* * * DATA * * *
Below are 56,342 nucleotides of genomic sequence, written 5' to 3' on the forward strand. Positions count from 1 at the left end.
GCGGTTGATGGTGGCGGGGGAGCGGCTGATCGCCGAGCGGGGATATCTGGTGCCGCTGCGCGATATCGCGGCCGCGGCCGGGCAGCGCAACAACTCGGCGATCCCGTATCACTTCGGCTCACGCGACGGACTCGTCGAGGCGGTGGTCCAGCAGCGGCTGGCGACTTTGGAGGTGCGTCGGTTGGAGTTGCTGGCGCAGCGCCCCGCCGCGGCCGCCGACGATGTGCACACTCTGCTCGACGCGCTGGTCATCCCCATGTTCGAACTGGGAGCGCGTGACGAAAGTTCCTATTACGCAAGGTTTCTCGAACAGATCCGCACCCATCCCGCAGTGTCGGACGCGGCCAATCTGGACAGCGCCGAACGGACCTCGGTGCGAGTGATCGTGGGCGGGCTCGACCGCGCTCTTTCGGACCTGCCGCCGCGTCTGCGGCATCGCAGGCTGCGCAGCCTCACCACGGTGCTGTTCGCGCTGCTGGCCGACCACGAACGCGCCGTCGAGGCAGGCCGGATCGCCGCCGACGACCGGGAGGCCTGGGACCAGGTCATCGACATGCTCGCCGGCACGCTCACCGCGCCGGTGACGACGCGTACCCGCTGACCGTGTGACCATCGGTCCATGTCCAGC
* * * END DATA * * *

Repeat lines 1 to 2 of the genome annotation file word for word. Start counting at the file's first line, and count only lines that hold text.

Below are 56,342 nucleotides of genomic sequence, written 5' to 3' on the forward strand. Positions count from 1 at the left end.
GCGGTTGATGGTGGCGGGGGAGCGGCTGATCGCCGAGCGGGGATATCTGGTGCCGCTGCGCGATATCGCGGCCGCGGCCGGGCAGCGCAACAACTCGGCGATCCCGTATCACTTCGGCTCACGCGACGGACTCGTCGAGGCGGTGGTCCAGCAGCGGCTGGCGACTTTGGAGGTGCGTCGGTTGGAGTTGCTGGCGCAGCGCCCCGCCGCGGCCGCCGACGATGTGCACACTCTGCTCGACGCGCTGGTCATCCCCATGTTCGAACTGGGAGCGCGTGACGAAAGTTCCTATTACGCAAGGTTTCTCGAACAGATCCGCACCCATCCCGCAGTGTCGGACGCGGCCAATCTGGACAGCGCCGAACGGACCTCGGTGCGAGTGATCGTGGGCGGGCTCGACCGCGCTCTTTCGGACCTGCCGCCGCGTCTGCGGCATCGCAGGCTGCGCAGCCTCACCACGGTGCTGTTCGCGCTGCTGGCCGACCACGAACGCGCCGTCGAGGCAGGCCGGATCGCCGCCGACGACCGGGAGGCCTGGGACCAGGTCATCGACATGCTCGCCGGCACGCTCACCGCGCCGGTGACGACGCGTACCCGCTGACCGTGTGACCATCGGTCCATGTCCAGC